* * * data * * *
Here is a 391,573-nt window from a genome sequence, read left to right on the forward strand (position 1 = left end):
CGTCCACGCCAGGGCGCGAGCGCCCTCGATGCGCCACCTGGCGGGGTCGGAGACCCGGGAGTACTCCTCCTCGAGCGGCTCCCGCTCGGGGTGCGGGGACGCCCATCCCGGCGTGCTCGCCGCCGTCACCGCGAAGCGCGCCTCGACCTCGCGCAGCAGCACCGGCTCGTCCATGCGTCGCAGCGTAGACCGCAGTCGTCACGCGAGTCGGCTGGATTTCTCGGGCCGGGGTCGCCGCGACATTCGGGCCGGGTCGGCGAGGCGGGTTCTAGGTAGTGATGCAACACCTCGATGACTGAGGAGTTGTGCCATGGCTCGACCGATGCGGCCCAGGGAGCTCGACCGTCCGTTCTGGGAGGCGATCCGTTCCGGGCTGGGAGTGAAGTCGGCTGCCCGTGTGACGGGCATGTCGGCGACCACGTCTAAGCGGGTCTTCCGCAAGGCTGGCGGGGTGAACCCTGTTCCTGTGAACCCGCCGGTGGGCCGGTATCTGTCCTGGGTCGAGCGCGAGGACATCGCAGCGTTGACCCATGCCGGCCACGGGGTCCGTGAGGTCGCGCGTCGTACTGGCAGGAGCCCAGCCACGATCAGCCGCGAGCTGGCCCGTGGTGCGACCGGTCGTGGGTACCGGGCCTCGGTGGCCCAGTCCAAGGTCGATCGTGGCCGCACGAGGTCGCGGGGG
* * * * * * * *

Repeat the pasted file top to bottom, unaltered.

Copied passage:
Here is a 391,573-nt window from a genome sequence, read left to right on the forward strand (position 1 = left end):
CGTCCACGCCAGGGCGCGAGCGCCCTCGATGCGCCACCTGGCGGGGTCGGAGACCCGGGAGTACTCCTCCTCGAGCGGCTCCCGCTCGGGGTGCGGGGACGCCCATCCCGGCGTGCTCGCCGCCGTCACCGCGAAGCGCGCCTCGACCTCGCGCAGCAGCACCGGCTCGTCCATGCGTCGCAGCGTAGACCGCAGTCGTCACGCGAGTCGGCTGGATTTCTCGGGCCGGGGTCGCCGCGACATTCGGGCCGGGTCGGCGAGGCGGGTTCTAGGTAGTGATGCAACACCTCGATGACTGAGGAGTTGTGCCATGGCTCGACCGATGCGGCCCAGGGAGCTCGACCGTCCGTTCTGGGAGGCGATCCGTTCCGGGCTGGGAGTGAAGTCGGCTGCCCGTGTGACGGGCATGTCGGCGACCACGTCTAAGCGGGTCTTCCGCAAGGCTGGCGGGGTGAACCCTGTTCCTGTGAACCCGCCGGTGGGCCGGTATCTGTCCTGGGTCGAGCGCGAGGACATCGCAGCGTTGACCCATGCCGGCCACGGGGTCCGTGAGGTCGCGCGTCGTACTGGCAGGAGCCCAGCCACGATCAGCCGCGAGCTGGCCCGTGGTGCGACCGGTCGTGGGTACCGGGCCTCGGTGGCCCAGTCCAAGGTCGATCGTGGCCGCACGAGGTCGCGGGGG